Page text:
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dc.contributor.authorMather, AEen
dc.contributor.authorStokes, Men
dc.contributor.editorVentra, Den
dc.contributor.editorClarke, LEen
dc.date.accessioned2017-10-09T08:22:44Z
dc.date.available2017-10-09T08:22:44Z
dc.date.issued2017en
dc.identifier.urihttp://hdl.handle.net/10026.1/10030
dc.description.abstract

Lithology is acknowledged to be an important internal catchment control on flow processes to adjacent alluvial fans. However, the role of inherited structural configurations (e.g.bedrock attitude) in catchment connectivity and sediment transport is rarely considered. We examine four young (,100-year-old) active tributary junction alluvial fan systems from the Dade`s Valley in the High Atlas of Morocco in terms of their catchment-scale connectivity, sediment transfer and resulting alluvial fan processes. The catchments occur on the same lithologies (limestones and interbedded mudstones), but experience different passive structural configurations (tilted and structurally thickened beds). The fan systems react differently to historical peak discharges (20–172 m3 s21). Catchments containing tectonically thickened limestone units develop slot canyons, which compartmentalize the catchment by acting as barriers to sediment transfer, encouraging lower sediment to water flows on the fans. Syn-dip catchments boost connectivity and sediment delivery from translational bedrock landslides as a result of steep channel gradients, encouraging higher sediment to water flows. By contrast, translational landslides in strike-oriented drainages disrupt longitudinal connectivity by constricting the valley width, while the gradients of the main channels are supressed by the attitude of the limestone beds, encouraging localised backfilling. This diminishes the sediment to water content of the resulting flows.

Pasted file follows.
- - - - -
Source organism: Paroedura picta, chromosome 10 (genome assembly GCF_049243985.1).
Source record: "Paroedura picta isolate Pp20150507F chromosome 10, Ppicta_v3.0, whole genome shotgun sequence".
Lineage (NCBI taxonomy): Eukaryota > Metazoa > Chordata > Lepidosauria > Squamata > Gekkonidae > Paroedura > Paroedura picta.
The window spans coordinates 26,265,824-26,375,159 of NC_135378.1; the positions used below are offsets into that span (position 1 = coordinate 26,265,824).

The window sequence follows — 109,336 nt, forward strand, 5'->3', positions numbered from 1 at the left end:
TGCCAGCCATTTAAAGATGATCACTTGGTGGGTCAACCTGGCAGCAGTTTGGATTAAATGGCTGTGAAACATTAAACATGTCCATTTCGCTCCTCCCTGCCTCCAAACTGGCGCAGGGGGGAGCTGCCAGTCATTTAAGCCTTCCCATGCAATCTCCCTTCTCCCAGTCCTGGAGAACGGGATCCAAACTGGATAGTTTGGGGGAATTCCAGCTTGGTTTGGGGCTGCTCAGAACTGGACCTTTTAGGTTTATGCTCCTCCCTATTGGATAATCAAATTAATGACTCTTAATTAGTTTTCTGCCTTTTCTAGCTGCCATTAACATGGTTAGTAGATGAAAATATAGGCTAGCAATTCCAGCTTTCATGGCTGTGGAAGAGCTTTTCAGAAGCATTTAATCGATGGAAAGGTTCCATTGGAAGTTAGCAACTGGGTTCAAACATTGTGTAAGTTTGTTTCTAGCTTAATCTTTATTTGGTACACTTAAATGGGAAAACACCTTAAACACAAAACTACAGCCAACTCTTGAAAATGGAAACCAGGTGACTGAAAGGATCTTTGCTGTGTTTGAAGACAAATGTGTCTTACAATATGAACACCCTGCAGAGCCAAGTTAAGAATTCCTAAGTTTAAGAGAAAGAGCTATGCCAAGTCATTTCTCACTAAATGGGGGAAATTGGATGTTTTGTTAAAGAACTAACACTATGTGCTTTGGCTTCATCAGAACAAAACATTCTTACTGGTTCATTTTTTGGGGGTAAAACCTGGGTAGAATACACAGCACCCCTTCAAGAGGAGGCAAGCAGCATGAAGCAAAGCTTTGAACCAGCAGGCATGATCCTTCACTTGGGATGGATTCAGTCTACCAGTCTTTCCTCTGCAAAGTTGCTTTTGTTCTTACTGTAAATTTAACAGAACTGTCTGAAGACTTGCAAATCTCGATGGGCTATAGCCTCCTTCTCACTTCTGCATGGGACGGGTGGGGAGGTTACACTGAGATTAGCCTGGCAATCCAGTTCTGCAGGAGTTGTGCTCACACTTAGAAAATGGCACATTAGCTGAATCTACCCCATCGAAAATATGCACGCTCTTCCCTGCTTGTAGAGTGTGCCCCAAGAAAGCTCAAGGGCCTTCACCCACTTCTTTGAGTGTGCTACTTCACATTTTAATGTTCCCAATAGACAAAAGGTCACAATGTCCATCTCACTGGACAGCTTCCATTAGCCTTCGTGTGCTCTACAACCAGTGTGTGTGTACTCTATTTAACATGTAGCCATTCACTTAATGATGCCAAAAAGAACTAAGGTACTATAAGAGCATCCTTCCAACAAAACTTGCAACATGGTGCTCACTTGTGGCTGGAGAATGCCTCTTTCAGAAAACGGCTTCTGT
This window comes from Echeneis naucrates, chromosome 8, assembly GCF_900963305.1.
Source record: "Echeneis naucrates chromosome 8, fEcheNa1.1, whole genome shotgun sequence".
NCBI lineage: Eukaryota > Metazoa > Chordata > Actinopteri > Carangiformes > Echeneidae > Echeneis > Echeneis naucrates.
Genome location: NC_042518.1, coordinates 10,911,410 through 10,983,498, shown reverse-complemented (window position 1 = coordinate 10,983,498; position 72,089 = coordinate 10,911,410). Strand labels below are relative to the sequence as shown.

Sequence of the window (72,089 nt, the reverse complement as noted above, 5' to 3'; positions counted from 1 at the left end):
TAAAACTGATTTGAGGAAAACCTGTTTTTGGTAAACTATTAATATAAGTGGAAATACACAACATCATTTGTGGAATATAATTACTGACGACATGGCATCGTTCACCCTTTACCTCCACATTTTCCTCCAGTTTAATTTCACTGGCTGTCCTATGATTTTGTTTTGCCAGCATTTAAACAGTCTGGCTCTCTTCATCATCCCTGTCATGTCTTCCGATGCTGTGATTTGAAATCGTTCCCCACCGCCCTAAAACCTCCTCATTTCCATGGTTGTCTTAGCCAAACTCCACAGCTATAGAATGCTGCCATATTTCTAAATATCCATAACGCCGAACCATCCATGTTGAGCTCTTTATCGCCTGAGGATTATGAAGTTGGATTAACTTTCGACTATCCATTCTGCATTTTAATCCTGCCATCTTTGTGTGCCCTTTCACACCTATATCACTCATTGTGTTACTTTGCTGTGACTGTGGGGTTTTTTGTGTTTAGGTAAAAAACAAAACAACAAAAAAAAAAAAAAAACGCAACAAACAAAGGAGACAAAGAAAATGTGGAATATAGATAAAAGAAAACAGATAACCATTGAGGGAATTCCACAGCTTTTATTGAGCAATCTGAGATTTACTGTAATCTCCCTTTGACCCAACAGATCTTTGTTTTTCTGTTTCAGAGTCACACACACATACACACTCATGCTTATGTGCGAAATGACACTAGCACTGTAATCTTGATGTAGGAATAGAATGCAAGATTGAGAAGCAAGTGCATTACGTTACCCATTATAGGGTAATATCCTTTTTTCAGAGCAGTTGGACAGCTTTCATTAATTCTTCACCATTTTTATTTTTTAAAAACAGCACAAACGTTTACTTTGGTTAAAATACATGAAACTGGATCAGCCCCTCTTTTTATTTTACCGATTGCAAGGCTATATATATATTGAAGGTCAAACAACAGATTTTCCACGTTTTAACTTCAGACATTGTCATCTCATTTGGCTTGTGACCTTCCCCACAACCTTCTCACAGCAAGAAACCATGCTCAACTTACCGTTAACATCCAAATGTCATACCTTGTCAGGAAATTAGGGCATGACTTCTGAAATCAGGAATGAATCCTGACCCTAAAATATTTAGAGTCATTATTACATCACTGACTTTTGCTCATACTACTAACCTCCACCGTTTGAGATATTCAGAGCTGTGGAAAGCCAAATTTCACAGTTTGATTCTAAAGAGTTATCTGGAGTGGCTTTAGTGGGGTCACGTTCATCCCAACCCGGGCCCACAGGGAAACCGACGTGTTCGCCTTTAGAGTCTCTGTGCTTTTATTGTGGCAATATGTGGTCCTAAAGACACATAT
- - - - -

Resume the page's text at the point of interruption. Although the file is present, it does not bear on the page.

en
dc.language.isoenen
dc.publisherThe Geological Society of Londonen
dc.relation.ispartofGeology and Geomorphology of Alluvial and Fluvial Fans: Terrestrial and Planetary Perspectivesen
dc.titleBedrock structural control on catchment scale connectivity and alluvial fan processes, High Atlas Mountains, Morocco.en
dc.typeBook Chapter
plymouth.volume440en
plymouth.publication-statusAccepteden
plymouth.seriesGeological Society, London, Special Publicationsen
dc.identifier.doi10.1144/SP440.15en
plymouth.organisational-group/Plymouth
plymouth.organisational-group/Plymouth/00 Groups by role
plymouth.organisational-group/Plymouth/00 Groups by role/Academics
plymouth.organisational-group/Plymouth/Faculty of Science and Engineering
plymouth.organisational-group/Plymouth/Faculty of Science and Engineering/School of Geography, Earth and Environmental Sciences
plymouth.organisational-group/Plymouth/REF 2021 Researchers by UoA
plymouth.organisational-group/Plymouth/REF 2021 Researchers by UoA/UoA07 Earth Systems and Environmental Sciences
plymouth.organisational-group/Plymouth/REF 2021 Researchers by UoA/UoA14 Geography and Environmental Studies
plymouth.organisational-group/Plymouth/Research Groups
plymouth.organisational-group/Plymouth/Research Groups/Centre for Research in Environment and Society (CeRES)
plymouth.organisational-group/Plymouth/Research Groups/Marine Institute
dc.rights.embargoperiodNot knownen
rioxxterms.versionofrecord10.1144/SP440.15en
rioxxterms.licenseref.urihttp://www.rioxx.net/licenses/all-rights-reserveden
rioxxterms.typeBook chapteren


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